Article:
What is Herpes?
There are 2 main types of herpes: type 1 (HSV-1) and type 2
(HSV-2). Most oral herpes is caused by HSV-1 while most genital
herpes is caused by HSV-2. Oral herpes is not necessarily caused by
sexual contact. In fact, many people contract oral herpes from a
parent or sibling. Actually, oral herpes is very common with about
65% of individuals being infected. However, genital herpes is a
sexually transmitted disease passed through direct skin-to-skin
contact with the genital area. Genital-to-genital and
oral-to-genital are the 2 most common ways genital herpes is
What are Symptoms?
Most individuals have no or only minimal signs or symptoms of
HSV-1 or HSV-2 infection. When signs do occur, they typically
appear as one or more blisters on or around the mouth, lips,
tongue, genitals, inner thighs, lower abdomen or rectum. These
blisters can be quite painful. If an individual is going to have an
outbreak, the first one usually occurs within two weeks of the
virus being contracted. The blisters may break, leaving tender
ulcers (sores) that may take up to two to four weeks to heal the
first time they occur. Other signs and symptoms during the primary
episode may include flu-like symptoms, including fever and swollen
glands. Typically, another outbreak can appear a few weeks or
months after the first, but it is almost always less severe and
shorter than the first outbreak. People who are diagnosed during a
first outbreak of HSV often have several more outbreaks in the
first year. Although the virus stays in the body indefinitely, the
number and severity of outbreaks tends to decrease over time as the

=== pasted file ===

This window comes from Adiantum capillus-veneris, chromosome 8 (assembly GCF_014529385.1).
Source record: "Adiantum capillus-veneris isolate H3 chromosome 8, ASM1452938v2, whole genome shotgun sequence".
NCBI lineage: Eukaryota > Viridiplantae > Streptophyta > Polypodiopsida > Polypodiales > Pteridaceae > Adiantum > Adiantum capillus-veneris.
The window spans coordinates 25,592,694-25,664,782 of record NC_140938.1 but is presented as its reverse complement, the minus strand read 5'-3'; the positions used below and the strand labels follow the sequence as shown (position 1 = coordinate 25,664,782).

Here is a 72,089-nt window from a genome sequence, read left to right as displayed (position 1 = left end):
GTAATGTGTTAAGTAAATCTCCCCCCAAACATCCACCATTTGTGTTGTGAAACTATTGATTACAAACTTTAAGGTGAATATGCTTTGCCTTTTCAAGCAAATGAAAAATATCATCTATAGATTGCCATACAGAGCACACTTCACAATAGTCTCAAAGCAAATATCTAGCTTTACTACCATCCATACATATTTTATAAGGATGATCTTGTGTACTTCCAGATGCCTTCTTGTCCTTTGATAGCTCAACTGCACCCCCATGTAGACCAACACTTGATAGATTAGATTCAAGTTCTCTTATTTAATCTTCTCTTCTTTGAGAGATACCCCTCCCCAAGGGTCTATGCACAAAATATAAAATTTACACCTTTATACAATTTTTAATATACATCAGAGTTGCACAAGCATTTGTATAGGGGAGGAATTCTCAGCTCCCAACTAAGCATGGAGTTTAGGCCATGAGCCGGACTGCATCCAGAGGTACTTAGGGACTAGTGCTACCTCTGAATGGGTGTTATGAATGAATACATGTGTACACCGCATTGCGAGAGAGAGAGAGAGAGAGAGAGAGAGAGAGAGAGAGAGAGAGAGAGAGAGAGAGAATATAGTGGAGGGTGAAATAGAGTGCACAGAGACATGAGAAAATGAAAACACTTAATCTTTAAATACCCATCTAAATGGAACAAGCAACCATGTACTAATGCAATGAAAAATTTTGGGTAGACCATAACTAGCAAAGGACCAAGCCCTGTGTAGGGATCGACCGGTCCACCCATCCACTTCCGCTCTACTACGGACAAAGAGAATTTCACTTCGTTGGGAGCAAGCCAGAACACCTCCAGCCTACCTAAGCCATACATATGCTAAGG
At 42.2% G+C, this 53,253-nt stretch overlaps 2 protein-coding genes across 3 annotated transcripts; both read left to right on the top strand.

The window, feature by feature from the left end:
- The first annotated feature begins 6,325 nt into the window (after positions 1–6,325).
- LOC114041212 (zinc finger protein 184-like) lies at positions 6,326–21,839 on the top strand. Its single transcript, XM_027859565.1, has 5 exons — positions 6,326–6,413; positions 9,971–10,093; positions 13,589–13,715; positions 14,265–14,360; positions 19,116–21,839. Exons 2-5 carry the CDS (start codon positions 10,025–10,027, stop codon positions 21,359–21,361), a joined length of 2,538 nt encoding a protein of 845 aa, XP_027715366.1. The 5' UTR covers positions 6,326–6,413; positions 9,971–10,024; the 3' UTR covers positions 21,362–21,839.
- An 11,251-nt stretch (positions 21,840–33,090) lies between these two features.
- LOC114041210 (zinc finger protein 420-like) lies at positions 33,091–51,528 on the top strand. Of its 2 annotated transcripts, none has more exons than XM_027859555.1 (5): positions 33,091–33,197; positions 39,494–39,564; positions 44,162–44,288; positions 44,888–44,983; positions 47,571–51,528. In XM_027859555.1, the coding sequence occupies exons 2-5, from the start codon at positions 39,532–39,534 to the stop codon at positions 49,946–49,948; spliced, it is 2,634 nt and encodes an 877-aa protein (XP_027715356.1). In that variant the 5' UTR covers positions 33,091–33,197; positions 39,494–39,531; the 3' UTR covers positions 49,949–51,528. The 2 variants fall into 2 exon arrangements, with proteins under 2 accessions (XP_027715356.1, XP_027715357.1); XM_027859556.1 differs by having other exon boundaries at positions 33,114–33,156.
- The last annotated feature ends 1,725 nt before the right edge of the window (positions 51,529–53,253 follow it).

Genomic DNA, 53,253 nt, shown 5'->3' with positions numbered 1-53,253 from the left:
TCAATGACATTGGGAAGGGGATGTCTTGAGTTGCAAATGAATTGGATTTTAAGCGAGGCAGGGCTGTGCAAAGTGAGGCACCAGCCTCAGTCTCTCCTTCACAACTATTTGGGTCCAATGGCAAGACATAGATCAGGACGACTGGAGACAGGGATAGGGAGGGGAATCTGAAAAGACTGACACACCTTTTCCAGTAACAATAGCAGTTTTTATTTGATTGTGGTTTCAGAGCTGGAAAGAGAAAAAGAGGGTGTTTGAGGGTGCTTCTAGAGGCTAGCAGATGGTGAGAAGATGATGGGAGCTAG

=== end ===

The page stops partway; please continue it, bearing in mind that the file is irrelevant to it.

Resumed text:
immune system releases antibodies to help fight the virus. Many
individuals who have HSV outbreaks mistake the blisters for acne,
ingrown hairs, insect bites or other minor skin irritations, which
is one reason why the virus is transmitted so frequently.
HSV infections can cause major complications for infants born to
mothers with the virus. Therefore, if a woman has an active genital
herpes infection at delivery, a cesarean delivery is usually
Herpes also plays a role in the spread of HIV. The skin is a
barrier that protects us from contracting some infections. Since
open sores on the body caused by herpes disrupt that barrier,
people become more susceptible to infections such as HIV if
exposed. An HIV-infected individual also becomes more infectious if
he or she has an outbreak of herpes sores.
How is herpes Transmitted?
Both types can be found in and released from the sore(s) that the
virus causes. A simple skin-to-skin contact with the sore(s) is all
it takes for transmission to occur. However, transmission can occur
from an infected partner who does not have a visible sore and may
not know that he or she is infected. When a person initially
becomes infected, the nerve endings that came in contact with the
virus are the ones that become infected. The herpes virus, when in
its dormant state, resides deep within the nerves of those infected
nerve endings. When an outbreak is triggered, the virus moves
through the nerve in an effort to get to the surface of the skin
(nerve ending) where it can cause a sore(s). The movement of the
virus between its dormant state and the surface of the skin is
called viral shedding. It is often asymptomatic. However, during
the shedding period, some individuals can feel a numbness,
tingling, itching and/or burning sensation at the surface of the
skin while no visible symptoms are seen. These sensations occur due
to the irritation of the nerve endings once the virus becomes
active. Viral shedding, although free of visual symptoms, is still
a contagious period. This is why it is said that individuals can
pass herpes without having visible sores.
Testing for herpes
A visual exam is not always accurate in diagnosing herpes because
the sores associated with the virus resemble several other skin
conditions, including, acne, allergic reactions, and even eczema.